If we have multiethnic categories, are they going to be telling us something? . . . With the multiracial/multiethnic categories being comprised of so many different combinations, what would the data tell us? What is the commonality? among individuals in these categories?
-- Steven Carbo, Mexican American Legal Defense and Educational Fund 1
The multiracial ideology outlined in Chapter 3 has given rise to a growing movement, generally referred to by its constituents as the multiracial movement, that seeks to modify, though not challenge, the American racial paradigm. The movement is made up of various groups and organizations ranging from college support groups to regional associations to a national umbrella organization, the Association of MultiEthnic Americans (AMEA). Efforts sponsored by some in this movement -- specifically AMEA and another national organization, Project RACE (Reclassify All Children Equally) -- have been designed to change the designations used to categorize people racially on school, hospital, employment, government, and other forms. Although the two organizations have at varying times taken different strategic positions, at one point they shared the goal of revising OMB Directive No. 15 by adding an explicit multiracial designation to the existing official U.S. racial categories and to the census. Whether separately or jointly, however, these organizations have lobbied the U.S. government consistently on behalf of their respective causes.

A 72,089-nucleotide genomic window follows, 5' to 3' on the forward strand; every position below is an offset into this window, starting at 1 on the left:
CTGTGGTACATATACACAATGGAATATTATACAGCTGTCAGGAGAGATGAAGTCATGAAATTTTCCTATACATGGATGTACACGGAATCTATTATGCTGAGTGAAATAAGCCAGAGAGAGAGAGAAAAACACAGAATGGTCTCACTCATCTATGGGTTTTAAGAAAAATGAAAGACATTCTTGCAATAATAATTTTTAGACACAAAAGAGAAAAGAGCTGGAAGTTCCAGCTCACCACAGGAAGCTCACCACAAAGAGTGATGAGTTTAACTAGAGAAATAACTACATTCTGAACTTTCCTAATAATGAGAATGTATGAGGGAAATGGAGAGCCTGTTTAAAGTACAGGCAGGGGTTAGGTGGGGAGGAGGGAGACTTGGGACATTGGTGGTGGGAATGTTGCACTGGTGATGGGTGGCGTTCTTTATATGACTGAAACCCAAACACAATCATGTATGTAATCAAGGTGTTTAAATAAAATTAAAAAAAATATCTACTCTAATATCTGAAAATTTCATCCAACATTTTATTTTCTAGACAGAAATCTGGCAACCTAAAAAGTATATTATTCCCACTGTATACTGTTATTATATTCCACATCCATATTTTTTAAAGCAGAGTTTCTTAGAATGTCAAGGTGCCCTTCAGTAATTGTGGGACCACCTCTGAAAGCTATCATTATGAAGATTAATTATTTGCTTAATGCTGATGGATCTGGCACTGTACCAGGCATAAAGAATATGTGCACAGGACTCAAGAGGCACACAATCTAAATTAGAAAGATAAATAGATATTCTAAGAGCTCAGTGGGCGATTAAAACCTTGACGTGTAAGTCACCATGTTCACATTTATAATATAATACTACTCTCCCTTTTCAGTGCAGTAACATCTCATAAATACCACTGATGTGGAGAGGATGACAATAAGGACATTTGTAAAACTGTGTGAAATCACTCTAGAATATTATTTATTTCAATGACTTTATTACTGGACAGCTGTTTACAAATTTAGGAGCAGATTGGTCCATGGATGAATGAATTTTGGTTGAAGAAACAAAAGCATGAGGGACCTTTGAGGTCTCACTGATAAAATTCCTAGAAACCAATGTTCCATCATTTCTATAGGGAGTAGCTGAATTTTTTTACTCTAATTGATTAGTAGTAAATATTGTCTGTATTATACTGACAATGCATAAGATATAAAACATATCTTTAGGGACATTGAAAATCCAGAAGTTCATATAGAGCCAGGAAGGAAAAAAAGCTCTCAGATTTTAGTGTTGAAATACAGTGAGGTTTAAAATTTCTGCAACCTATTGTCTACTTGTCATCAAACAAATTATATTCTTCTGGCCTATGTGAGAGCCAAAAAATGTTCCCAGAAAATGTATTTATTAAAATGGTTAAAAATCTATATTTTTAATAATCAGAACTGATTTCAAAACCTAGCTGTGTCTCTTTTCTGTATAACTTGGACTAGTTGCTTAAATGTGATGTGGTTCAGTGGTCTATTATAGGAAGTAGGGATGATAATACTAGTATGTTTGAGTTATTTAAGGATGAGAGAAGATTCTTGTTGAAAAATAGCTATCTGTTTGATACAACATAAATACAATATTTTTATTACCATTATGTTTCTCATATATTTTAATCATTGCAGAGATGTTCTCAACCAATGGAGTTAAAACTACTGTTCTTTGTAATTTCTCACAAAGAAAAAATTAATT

The basic position of these two organizations (although there is significant ideological variation between them, as I shall describe) can be articulated by the following three points: (1) that some sort of basic right to have one's heritage acknowledged is being abridged by the absence of a federal multiracial category, (2) that the lack of a federal multiracial category is a specific health hazard, and (3) that a federal multiracial category will facilitate the dismantling of the American
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Publication information: Book title: Spurious Issues:Race and Multiracial Identity Politics in the United States. Contributors: Rainier Spencer - Author. Publisher: Westview Press. Place of publication: Boulder, CO. Publication year: 1999. Page number: 125.
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